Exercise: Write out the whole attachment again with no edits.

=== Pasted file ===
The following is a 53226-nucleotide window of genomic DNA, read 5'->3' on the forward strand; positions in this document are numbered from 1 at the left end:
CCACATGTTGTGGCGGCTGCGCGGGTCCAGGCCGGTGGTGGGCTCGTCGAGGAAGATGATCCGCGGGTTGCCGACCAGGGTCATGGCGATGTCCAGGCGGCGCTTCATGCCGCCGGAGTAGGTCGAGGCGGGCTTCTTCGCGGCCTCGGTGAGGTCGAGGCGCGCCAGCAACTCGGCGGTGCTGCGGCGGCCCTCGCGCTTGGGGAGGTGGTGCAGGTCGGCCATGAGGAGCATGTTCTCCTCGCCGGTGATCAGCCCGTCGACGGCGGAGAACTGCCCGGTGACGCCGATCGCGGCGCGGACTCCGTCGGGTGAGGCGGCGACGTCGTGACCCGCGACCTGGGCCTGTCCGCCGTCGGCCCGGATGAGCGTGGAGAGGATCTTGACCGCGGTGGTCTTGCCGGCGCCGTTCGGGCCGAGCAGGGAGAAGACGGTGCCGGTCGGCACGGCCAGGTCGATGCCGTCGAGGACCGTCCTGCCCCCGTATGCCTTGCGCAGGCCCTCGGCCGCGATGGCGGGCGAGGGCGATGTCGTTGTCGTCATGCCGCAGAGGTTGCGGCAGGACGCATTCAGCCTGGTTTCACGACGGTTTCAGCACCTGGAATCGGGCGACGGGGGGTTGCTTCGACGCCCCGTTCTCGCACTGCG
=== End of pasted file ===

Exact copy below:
The following is a 53226-nucleotide window of genomic DNA, read 5'->3' on the forward strand; positions in this document are numbered from 1 at the left end:
CCACATGTTGTGGCGGCTGCGCGGGTCCAGGCCGGTGGTGGGCTCGTCGAGGAAGATGATCCGCGGGTTGCCGACCAGGGTCATGGCGATGTCCAGGCGGCGCTTCATGCCGCCGGAGTAGGTCGAGGCGGGCTTCTTCGCGGCCTCGGTGAGGTCGAGGCGCGCCAGCAACTCGGCGGTGCTGCGGCGGCCCTCGCGCTTGGGGAGGTGGTGCAGGTCGGCCATGAGGAGCATGTTCTCCTCGCCGGTGATCAGCCCGTCGACGGCGGAGAACTGCCCGGTGACGCCGATCGCGGCGCGGACTCCGTCGGGTGAGGCGGCGACGTCGTGACCCGCGACCTGGGCCTGTCCGCCGTCGGCCCGGATGAGCGTGGAGAGGATCTTGACCGCGGTGGTCTTGCCGGCGCCGTTCGGGCCGAGCAGGGAGAAGACGGTGCCGGTCGGCACGGCCAGGTCGATGCCGTCGAGGACCGTCCTGCCCCCGTATGCCTTGCGCAGGCCCTCGGCCGCGATGGCGGGCGAGGGCGATGTCGTTGTCGTCATGCCGCAGAGGTTGCGGCAGGACGCATTCAGCCTGGTTTCACGACGGTTTCAGCACCTGGAATCGGGCGACGGGGGGTTGCTTCGACGCCCCGTTCTCGCACTGCG